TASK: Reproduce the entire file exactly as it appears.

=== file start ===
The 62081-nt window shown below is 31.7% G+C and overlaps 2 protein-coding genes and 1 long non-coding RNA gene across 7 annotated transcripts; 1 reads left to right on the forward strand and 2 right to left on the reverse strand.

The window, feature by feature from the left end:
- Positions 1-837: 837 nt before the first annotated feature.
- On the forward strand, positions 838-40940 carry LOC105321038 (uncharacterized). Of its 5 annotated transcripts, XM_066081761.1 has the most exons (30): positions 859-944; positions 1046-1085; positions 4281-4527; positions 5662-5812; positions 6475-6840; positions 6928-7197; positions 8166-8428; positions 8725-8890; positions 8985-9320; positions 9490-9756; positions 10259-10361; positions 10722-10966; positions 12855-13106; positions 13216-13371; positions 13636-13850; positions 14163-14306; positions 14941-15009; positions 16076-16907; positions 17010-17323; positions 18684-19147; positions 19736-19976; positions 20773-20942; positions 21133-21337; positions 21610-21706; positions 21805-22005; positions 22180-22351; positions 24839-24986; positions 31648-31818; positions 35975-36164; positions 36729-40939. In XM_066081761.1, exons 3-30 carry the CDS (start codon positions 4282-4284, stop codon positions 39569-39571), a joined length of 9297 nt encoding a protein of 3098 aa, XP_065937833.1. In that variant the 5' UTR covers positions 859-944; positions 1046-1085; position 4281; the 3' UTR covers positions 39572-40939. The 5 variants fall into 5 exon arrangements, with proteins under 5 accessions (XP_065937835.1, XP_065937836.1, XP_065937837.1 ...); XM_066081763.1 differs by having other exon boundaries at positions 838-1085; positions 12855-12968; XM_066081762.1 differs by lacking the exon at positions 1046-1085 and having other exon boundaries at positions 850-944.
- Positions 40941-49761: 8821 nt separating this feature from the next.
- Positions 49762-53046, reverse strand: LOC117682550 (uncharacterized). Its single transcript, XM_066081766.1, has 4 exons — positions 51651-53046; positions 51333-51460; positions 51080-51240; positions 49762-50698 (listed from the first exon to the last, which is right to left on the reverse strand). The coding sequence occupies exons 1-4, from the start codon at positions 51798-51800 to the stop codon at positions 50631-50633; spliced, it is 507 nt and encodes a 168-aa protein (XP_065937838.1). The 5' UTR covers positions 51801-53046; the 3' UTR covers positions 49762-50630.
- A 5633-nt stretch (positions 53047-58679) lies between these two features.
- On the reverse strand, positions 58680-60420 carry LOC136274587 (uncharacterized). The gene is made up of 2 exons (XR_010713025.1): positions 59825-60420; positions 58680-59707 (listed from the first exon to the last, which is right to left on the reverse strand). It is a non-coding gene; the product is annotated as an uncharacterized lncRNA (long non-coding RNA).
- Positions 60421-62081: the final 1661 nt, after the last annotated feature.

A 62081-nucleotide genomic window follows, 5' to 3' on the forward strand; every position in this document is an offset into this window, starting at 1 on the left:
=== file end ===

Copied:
The 62081-nt window shown below is 31.7% G+C and overlaps 2 protein-coding genes and 1 long non-coding RNA gene across 7 annotated transcripts; 1 reads left to right on the forward strand and 2 right to left on the reverse strand.

The window, feature by feature from the left end:
- Positions 1-837: 837 nt before the first annotated feature.
- On the forward strand, positions 838-40940 carry LOC105321038 (uncharacterized). Of its 5 annotated transcripts, XM_066081761.1 has the most exons (30): positions 859-944; positions 1046-1085; positions 4281-4527; positions 5662-5812; positions 6475-6840; positions 6928-7197; positions 8166-8428; positions 8725-8890; positions 8985-9320; positions 9490-9756; positions 10259-10361; positions 10722-10966; positions 12855-13106; positions 13216-13371; positions 13636-13850; positions 14163-14306; positions 14941-15009; positions 16076-16907; positions 17010-17323; positions 18684-19147; positions 19736-19976; positions 20773-20942; positions 21133-21337; positions 21610-21706; positions 21805-22005; positions 22180-22351; positions 24839-24986; positions 31648-31818; positions 35975-36164; positions 36729-40939. In XM_066081761.1, exons 3-30 carry the CDS (start codon positions 4282-4284, stop codon positions 39569-39571), a joined length of 9297 nt encoding a protein of 3098 aa, XP_065937833.1. In that variant the 5' UTR covers positions 859-944; positions 1046-1085; position 4281; the 3' UTR covers positions 39572-40939. The 5 variants fall into 5 exon arrangements, with proteins under 5 accessions (XP_065937835.1, XP_065937836.1, XP_065937837.1 ...); XM_066081763.1 differs by having other exon boundaries at positions 838-1085; positions 12855-12968; XM_066081762.1 differs by lacking the exon at positions 1046-1085 and having other exon boundaries at positions 850-944.
- Positions 40941-49761: 8821 nt separating this feature from the next.
- Positions 49762-53046, reverse strand: LOC117682550 (uncharacterized). Its single transcript, XM_066081766.1, has 4 exons — positions 51651-53046; positions 51333-51460; positions 51080-51240; positions 49762-50698 (listed from the first exon to the last, which is right to left on the reverse strand). The coding sequence occupies exons 1-4, from the start codon at positions 51798-51800 to the stop codon at positions 50631-50633; spliced, it is 507 nt and encodes a 168-aa protein (XP_065937838.1). The 5' UTR covers positions 51801-53046; the 3' UTR covers positions 49762-50630.
- A 5633-nt stretch (positions 53047-58679) lies between these two features.
- On the reverse strand, positions 58680-60420 carry LOC136274587 (uncharacterized). The gene is made up of 2 exons (XR_010713025.1): positions 59825-60420; positions 58680-59707 (listed from the first exon to the last, which is right to left on the reverse strand). It is a non-coding gene; the product is annotated as an uncharacterized lncRNA (long non-coding RNA).
- Positions 60421-62081: the final 1661 nt, after the last annotated feature.

A 62081-nucleotide genomic window follows, 5' to 3' on the forward strand; every position in this document is an offset into this window, starting at 1 on the left: